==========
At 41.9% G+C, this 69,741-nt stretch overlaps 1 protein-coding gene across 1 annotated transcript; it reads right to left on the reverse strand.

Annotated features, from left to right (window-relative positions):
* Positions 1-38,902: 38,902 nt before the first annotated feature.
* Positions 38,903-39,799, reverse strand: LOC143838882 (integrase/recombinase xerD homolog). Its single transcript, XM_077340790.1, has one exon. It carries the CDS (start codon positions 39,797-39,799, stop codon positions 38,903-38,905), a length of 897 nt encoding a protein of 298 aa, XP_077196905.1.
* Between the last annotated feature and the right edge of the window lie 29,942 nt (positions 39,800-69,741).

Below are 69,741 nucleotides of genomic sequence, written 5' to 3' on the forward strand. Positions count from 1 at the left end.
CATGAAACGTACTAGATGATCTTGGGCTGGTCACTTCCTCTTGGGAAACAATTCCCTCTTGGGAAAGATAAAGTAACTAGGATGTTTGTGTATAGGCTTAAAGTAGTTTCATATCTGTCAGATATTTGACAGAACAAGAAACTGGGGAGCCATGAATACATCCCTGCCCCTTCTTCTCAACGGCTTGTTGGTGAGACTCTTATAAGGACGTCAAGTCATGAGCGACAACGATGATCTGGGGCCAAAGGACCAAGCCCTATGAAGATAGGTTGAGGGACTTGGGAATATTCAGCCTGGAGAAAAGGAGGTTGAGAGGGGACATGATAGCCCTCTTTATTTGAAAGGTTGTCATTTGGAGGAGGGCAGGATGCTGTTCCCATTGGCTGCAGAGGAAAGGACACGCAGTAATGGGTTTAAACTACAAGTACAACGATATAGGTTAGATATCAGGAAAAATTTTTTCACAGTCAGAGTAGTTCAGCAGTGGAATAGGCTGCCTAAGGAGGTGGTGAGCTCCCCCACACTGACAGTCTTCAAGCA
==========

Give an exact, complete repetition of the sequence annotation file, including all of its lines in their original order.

At 41.9% G+C, this 69,741-nt stretch overlaps 1 protein-coding gene across 1 annotated transcript; it reads right to left on the reverse strand.

Annotated features, from left to right (window-relative positions):
* Positions 1-38,902: 38,902 nt before the first annotated feature.
* Positions 38,903-39,799, reverse strand: LOC143838882 (integrase/recombinase xerD homolog). Its single transcript, XM_077340790.1, has one exon. It carries the CDS (start codon positions 39,797-39,799, stop codon positions 38,903-38,905), a length of 897 nt encoding a protein of 298 aa, XP_077196905.1.
* Between the last annotated feature and the right edge of the window lie 29,942 nt (positions 39,800-69,741).

Below are 69,741 nucleotides of genomic sequence, written 5' to 3' on the forward strand. Positions count from 1 at the left end.
CATGAAACGTACTAGATGATCTTGGGCTGGTCACTTCCTCTTGGGAAACAATTCCCTCTTGGGAAAGATAAAGTAACTAGGATGTTTGTGTATAGGCTTAAAGTAGTTTCATATCTGTCAGATATTTGACAGAACAAGAAACTGGGGAGCCATGAATACATCCCTGCCCCTTCTTCTCAACGGCTTGTTGGTGAGACTCTTATAAGGACGTCAAGTCATGAGCGACAACGATGATCTGGGGCCAAAGGACCAAGCCCTATGAAGATAGGTTGAGGGACTTGGGAATATTCAGCCTGGAGAAAAGGAGGTTGAGAGGGGACATGATAGCCCTCTTTATTTGAAAGGTTGTCATTTGGAGGAGGGCAGGATGCTGTTCCCATTGGCTGCAGAGGAAAGGACACGCAGTAATGGGTTTAAACTACAAGTACAACGATATAGGTTAGATATCAGGAAAAATTTTTTCACAGTCAGAGTAGTTCAGCAGTGGAATAGGCTGCCTAAGGAGGTGGTGAGCTCCCCCACACTGACAGTCTTCAAGCA